1) Have a Paper Map
No thanks Amie - my phone has GPS, I'll be fine. Google Maps will tell me everything. Well guess what - your fancy phone won't work here. No wifi, no email, no web-enabled anything. You will be very lucky if you can make an old-fashioned call on your cell phone. So be prepared and buy a very good $6 map of Utah, trust me.
2) Have a Full Tank of Gas
That may look like an actual town on your paper map, but guess what - it is just a few houses and MAYBE a scary restaurant. There will be no gas there, or anything else for that matter. Fill your tank whenever possible, even if you have a half-a-tank and you think that next town is only 40 miles away. Again trust me, just do it and save yourself some worry.
Seriously.....lots of it. I needed half-a-cup of white wine for a meal I was planning to cook (yes white wine - we take our cooking very seriously while car-camping, dehydrated meals are for BACKPACKING only). Just try and find a state-run liquor store in rural Utah (the only place to get wine is a sate-run agency). I dare you. We managed to find a liquor "closet" with a very limited stock of about 10 bottles of wine for sale at a small camping store. Thank the maker! We also stocked up and bought a case of "real beer" (not that dirty 3.2% stuff) because we knew there was nowhere else to get booze within about 250 miles. For the love of god people, be prepared.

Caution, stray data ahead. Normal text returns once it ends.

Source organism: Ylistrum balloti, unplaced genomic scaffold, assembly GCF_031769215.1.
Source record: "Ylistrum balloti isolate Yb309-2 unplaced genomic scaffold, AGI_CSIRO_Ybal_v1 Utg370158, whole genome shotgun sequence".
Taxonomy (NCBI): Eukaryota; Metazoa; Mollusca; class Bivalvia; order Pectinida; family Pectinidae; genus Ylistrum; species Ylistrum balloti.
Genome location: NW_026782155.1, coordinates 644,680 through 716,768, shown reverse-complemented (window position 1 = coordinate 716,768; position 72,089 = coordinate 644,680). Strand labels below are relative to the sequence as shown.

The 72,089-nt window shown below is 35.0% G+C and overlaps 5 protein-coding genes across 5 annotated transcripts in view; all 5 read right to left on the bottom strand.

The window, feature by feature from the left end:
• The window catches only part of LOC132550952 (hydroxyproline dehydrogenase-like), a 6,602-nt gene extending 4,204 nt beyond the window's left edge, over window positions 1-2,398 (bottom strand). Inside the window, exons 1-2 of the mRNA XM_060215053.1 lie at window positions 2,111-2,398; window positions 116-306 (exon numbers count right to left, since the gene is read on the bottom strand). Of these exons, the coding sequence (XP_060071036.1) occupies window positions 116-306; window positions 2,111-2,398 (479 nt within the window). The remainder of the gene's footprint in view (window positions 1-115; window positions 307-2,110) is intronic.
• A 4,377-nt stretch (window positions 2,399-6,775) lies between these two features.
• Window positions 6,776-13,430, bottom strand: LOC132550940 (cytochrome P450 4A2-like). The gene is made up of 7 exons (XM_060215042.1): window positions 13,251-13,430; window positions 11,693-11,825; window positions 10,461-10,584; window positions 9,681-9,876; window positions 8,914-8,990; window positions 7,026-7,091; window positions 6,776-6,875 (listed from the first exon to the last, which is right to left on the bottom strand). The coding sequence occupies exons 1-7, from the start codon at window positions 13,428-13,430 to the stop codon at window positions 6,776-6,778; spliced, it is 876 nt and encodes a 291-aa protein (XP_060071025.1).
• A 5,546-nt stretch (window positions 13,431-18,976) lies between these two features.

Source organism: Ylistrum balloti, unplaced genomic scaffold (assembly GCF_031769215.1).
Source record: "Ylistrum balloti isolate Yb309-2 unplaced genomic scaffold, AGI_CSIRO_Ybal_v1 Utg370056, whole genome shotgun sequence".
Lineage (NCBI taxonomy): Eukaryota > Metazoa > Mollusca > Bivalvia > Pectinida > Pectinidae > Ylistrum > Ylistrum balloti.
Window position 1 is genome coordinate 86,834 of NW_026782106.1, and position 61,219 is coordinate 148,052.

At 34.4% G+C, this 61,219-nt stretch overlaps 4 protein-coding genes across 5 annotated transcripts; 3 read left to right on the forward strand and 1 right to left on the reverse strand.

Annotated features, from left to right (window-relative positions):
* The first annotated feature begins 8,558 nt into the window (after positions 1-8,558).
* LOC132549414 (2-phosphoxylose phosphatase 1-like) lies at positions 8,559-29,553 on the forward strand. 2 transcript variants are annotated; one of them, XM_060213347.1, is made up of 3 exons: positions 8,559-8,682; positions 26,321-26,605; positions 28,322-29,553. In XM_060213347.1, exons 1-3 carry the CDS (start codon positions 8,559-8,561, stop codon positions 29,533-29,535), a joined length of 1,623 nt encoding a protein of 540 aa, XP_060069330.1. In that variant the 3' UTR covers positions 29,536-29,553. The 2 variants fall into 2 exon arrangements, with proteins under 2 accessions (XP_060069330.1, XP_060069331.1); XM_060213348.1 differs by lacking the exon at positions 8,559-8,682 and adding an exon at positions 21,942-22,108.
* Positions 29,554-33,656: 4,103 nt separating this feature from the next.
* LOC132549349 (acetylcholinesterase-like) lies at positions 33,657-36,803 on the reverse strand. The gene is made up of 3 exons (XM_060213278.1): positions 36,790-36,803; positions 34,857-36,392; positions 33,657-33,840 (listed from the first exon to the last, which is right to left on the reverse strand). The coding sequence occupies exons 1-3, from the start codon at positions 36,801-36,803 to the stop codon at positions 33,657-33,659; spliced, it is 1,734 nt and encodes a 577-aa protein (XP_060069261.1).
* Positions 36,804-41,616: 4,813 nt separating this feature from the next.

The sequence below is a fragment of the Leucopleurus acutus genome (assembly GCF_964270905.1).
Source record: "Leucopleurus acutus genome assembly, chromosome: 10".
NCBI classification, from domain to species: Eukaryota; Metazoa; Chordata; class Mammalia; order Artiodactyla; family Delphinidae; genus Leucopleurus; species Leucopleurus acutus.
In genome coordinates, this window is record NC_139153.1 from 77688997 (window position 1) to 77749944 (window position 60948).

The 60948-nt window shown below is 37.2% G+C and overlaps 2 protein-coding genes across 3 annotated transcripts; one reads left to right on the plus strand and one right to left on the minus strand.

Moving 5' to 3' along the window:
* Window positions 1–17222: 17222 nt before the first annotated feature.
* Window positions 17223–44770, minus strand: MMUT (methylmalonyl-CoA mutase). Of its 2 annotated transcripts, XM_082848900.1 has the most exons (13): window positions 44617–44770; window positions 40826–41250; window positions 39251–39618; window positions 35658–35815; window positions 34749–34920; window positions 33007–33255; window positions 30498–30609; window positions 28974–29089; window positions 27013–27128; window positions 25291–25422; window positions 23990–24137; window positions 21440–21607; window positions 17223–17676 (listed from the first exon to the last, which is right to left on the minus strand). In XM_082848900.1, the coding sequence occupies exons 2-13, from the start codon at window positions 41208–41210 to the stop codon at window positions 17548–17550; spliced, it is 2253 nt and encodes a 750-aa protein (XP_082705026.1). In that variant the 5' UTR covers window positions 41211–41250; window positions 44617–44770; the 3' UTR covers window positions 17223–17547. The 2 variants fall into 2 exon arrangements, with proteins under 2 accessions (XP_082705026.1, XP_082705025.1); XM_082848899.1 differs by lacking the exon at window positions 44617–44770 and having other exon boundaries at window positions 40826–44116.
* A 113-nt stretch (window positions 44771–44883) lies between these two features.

4) State Route 12 is the Most Beautiful Drive in the U.S.
The brochure says it is the second-most beautiful drive in the world - and I had never even heard of it. Dave the Utah "expert", you are holding out on me WTF. This drive is spectacular. Stop at the Kiva Coffee House on the way. You will not be disappointed.
|Random roadside beauty, the photo does NOT do it justice.|
5) The Food is Pretty Bad
Universally, the food in this part of Utah has been a step above dog food. All the restaurant reviews from Bryce Canyon to Escalante get about 3 stars with the average reviewer saying, "well - I didn't leave there hungry". And there are SO many French tourists, they must think we are Neanderthals. One notable exception was the Burr Trail Trading Post and Grill (with REAL beer) in Boulder, Utah. A lamb-burger to die for!
|One of our many roadside picnics because the restaurants were total crap.|
6) Everyone is Really Friendly
More friendly than anywhere else in Utah. We went for a walk around Escalante one evening and ended up meeting a couple that had moved there from Sebastopol. We chatted away on their front porch for an hour. When driving anywhere in this area, everyone waves or throws the peace sign. Be ready for niceness. We were even besties with our innkeeper at the kick-ass Slot Canyons Inn.
|Yes, that is the road under 3 feet of water.|
Apparently a 50% chance of heavy rain means lots and lots of heavy rain. Pay attention because roads can wash-out in the blink of an eye and your camping plans are not feasible, or worse - you are stuck on the wrong side of a washed-out road or canyon. All our camping options along Hole-in-the-Rock Road in Escalante were quickly off the table because the road had washed out. Poor us, we had to enjoy the thunder and lightning show from our warm, dry hotel room in Boulder, Utah (not to be even remotely confused with Boulder, Colorado).
|The rain does create spectacular impromptu waterfalls along the roadway though.|
As I mentioned, we are making the best of things. The weather has mostly cleared out and get area getting right back on the camping track. More to come from Capitol Reef and Canyonlands soon!